How to Improve Return on Equity

by Neil Kokemuller; Updated September 26, 2017
Young businessman jumping on front of stacks of silver coins and graph

Return on equity is a financial assessment of how efficiently a company is generating profit relative to its shareholders' equity. To improve return on equity, you can optimize revenue and costs or implement certain financial maneuvers.

Improve Revenue Performance

One way to improve return on equity, or ROE, is to generate greater revenue without taking on more investment equity. A March 2011 Standard Bank press release described the company's strategies to improve ROE by expanding global operations. By entering or expanding in foreign countries, the business is able to build new revenue streams. Selling more goods to existing customers, attracting new market segments and diversifying your product mix are additional growth strategies that may improve revenue.

Control Costs

To enhance profit or returns, you must balance revenue growth with cost management. Therefore, another way to raise ROE is to maintain costs while revenue grows or to cut costs. A company may close down unprofitable business centers to eliminate inefficient costs, for instance. Trimming your workforce is another common cost-cutting measure, though you must ensure that the loss of these positions doesn't reduce significant revenue contributions. Reducing utility expenses is another savings strategy.

Buy Back Shares

A financial maneuver used to increase ROE is the buyback of stock shares. When a company buys back shares from owners, it reduces the amount of shareholders' equity. Thus, with no change to net income, ROE on equity goes up. If net income for the year is $1 million and shareholders' equity is $5 million, ROE is 20 percent. If the company buys shares to reduce owners' equity to $4 million, ROE becomes 25 percent.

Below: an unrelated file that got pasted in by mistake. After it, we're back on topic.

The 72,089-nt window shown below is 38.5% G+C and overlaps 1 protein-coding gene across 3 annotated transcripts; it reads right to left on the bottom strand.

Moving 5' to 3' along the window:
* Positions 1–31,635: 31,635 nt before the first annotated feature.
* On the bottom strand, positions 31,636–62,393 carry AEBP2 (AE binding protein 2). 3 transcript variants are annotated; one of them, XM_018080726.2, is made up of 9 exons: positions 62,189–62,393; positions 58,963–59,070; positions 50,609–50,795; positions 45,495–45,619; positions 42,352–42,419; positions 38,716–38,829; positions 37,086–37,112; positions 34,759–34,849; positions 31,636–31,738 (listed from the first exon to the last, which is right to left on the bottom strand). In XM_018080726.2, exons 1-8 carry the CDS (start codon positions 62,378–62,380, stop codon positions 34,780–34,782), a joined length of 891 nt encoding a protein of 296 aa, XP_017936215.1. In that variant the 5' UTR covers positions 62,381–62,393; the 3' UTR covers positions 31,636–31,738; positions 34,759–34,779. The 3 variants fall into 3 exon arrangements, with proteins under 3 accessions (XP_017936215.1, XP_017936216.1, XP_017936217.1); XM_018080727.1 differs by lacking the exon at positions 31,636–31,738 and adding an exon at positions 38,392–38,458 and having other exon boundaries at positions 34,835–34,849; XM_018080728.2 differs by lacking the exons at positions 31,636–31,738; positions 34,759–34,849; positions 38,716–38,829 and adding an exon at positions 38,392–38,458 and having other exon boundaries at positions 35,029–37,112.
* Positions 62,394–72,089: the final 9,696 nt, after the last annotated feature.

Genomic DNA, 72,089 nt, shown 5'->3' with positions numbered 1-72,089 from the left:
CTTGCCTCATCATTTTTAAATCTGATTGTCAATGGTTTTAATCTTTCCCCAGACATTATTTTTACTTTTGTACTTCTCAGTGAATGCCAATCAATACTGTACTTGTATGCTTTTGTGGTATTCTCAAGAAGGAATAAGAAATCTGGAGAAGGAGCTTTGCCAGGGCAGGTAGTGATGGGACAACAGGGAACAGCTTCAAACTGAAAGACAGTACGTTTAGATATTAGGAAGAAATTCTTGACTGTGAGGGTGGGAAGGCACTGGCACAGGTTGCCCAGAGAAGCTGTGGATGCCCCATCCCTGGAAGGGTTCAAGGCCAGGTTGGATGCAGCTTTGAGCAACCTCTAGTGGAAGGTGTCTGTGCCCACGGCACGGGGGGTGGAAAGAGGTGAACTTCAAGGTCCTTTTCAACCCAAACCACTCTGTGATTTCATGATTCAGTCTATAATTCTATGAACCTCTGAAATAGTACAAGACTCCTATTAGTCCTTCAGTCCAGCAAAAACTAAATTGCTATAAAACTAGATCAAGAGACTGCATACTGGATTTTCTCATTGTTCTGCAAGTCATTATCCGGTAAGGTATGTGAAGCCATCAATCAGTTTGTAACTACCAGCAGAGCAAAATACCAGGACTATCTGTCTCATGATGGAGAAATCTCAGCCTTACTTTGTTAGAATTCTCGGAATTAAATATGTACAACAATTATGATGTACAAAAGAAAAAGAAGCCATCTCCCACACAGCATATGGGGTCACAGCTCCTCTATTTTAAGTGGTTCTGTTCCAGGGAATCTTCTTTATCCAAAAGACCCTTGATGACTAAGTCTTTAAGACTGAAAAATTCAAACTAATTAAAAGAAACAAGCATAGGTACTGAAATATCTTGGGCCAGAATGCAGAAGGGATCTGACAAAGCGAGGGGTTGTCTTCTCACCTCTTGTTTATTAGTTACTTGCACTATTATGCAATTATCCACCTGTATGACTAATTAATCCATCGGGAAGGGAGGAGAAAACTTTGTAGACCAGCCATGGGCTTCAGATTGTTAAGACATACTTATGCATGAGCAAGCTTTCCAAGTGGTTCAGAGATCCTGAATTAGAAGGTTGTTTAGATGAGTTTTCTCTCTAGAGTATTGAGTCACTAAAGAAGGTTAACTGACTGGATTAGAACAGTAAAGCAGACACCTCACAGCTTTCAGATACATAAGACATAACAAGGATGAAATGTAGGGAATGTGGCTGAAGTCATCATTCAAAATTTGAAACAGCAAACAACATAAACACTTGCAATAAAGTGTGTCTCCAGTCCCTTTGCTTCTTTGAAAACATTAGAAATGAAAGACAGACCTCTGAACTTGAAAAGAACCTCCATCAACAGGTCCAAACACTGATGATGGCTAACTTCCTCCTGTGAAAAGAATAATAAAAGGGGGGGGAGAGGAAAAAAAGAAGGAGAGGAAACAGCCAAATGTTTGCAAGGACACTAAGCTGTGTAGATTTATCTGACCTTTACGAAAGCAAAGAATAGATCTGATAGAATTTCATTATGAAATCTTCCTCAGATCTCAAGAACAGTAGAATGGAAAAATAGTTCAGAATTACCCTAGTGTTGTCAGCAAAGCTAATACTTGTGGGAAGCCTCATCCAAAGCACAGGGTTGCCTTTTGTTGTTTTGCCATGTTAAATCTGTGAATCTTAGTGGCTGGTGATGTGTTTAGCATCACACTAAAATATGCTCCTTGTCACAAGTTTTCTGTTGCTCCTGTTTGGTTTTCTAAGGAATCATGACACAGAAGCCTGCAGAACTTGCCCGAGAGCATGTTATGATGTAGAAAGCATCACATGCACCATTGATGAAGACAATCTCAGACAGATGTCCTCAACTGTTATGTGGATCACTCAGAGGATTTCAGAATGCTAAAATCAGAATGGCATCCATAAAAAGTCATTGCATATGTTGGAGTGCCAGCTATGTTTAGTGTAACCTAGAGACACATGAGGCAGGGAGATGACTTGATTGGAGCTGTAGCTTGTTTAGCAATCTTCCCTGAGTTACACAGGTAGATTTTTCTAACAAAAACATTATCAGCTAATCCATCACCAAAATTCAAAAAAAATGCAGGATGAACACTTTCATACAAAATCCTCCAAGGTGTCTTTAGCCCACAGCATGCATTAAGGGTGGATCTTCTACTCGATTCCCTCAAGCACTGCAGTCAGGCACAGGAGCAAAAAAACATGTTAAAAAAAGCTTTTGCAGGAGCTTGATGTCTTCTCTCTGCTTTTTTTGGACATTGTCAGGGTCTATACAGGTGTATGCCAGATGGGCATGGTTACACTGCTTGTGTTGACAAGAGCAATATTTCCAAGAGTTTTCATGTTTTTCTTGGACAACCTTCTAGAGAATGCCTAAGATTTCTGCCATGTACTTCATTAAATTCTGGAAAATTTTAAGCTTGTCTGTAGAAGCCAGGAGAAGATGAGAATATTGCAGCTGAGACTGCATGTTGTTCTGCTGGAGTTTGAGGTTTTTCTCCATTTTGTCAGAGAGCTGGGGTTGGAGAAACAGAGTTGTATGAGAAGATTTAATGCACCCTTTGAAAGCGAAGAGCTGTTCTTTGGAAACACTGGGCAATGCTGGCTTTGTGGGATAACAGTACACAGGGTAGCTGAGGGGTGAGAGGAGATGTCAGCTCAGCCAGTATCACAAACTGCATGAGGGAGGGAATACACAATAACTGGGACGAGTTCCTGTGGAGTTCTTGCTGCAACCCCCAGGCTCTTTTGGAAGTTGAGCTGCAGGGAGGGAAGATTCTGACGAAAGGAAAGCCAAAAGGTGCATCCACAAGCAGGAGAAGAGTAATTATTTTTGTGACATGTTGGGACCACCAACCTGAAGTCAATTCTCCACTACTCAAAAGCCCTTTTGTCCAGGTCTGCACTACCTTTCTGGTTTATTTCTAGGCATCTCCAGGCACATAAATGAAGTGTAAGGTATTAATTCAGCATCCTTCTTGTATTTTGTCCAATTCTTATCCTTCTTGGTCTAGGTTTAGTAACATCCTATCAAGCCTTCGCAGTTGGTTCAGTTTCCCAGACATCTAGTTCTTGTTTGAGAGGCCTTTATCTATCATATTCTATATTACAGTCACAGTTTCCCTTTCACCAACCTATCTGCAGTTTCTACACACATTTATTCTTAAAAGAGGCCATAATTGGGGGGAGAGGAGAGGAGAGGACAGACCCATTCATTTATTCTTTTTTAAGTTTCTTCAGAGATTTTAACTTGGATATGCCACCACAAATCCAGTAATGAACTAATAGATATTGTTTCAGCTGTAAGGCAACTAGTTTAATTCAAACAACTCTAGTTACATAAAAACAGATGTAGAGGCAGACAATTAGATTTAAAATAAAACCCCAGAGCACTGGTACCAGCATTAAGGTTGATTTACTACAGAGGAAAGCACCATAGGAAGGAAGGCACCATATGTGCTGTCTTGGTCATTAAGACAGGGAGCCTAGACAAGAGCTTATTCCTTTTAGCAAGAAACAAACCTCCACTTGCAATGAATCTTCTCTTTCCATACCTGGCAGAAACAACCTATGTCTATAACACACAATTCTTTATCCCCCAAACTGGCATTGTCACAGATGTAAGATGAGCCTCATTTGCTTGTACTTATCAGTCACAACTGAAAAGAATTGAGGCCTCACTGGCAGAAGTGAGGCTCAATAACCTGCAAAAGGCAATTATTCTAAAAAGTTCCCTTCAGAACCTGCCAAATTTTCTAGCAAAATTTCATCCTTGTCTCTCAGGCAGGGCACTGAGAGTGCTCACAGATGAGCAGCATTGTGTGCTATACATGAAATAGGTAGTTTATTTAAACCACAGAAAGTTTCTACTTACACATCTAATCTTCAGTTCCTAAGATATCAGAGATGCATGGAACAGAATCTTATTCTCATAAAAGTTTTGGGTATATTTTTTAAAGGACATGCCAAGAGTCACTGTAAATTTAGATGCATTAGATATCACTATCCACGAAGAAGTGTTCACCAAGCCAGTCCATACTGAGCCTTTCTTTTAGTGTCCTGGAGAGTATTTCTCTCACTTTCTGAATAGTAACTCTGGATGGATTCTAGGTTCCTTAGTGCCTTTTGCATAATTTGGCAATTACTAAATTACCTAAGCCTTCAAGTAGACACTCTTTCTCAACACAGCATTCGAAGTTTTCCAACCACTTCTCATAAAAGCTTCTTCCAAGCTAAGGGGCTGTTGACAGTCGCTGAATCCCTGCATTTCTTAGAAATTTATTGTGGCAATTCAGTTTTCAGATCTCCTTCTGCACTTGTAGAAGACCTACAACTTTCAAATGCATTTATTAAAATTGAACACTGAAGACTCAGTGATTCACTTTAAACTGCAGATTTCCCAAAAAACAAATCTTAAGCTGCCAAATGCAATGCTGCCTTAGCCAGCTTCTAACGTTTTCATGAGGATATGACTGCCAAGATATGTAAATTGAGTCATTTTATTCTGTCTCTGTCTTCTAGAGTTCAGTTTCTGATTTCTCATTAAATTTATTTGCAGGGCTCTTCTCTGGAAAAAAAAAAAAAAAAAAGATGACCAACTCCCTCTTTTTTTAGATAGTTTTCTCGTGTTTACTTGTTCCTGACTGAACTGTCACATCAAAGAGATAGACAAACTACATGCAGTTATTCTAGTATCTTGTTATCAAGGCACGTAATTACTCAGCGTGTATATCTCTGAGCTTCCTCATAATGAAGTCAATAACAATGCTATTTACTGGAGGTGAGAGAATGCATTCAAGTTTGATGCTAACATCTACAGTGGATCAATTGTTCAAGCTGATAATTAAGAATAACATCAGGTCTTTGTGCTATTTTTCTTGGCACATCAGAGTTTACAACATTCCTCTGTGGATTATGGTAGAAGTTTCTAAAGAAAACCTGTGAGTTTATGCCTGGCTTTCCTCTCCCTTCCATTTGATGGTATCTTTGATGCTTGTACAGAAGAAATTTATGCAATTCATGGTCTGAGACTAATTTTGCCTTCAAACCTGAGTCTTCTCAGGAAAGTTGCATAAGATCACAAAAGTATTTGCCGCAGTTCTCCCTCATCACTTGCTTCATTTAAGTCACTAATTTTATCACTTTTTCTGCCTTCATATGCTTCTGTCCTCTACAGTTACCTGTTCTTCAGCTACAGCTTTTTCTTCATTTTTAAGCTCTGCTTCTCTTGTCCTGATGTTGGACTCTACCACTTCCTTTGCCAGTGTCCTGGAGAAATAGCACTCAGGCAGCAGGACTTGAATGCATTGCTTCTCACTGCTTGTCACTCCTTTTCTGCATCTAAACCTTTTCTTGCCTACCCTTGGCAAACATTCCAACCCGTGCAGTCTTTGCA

Risks With ROE Strategies

Various risks or challenges should be considered when trying to improve ROE. Your business may become stretched too thin if it aggressively pursues new customer bases or products. This tactic may lead to difficulty in the long run of maintaining quality product and service standards and stabilizing earnings. Therefore, you could erode your business model, profit and ROE over time. Buying back shares improves ROE, but it doesn't affect profitability. And you either have to use cash or take on new debt to buy back shares. This move is risky if you aren't in good financial health as a company.

About the Author

Neil Kokemuller has been an active business, finance and education writer and content media website developer since 2007. He has been a college marketing professor since 2004. Kokemuller has additional professional experience in marketing, retail and small business. He holds a Master of Business Administration from Iowa State University.

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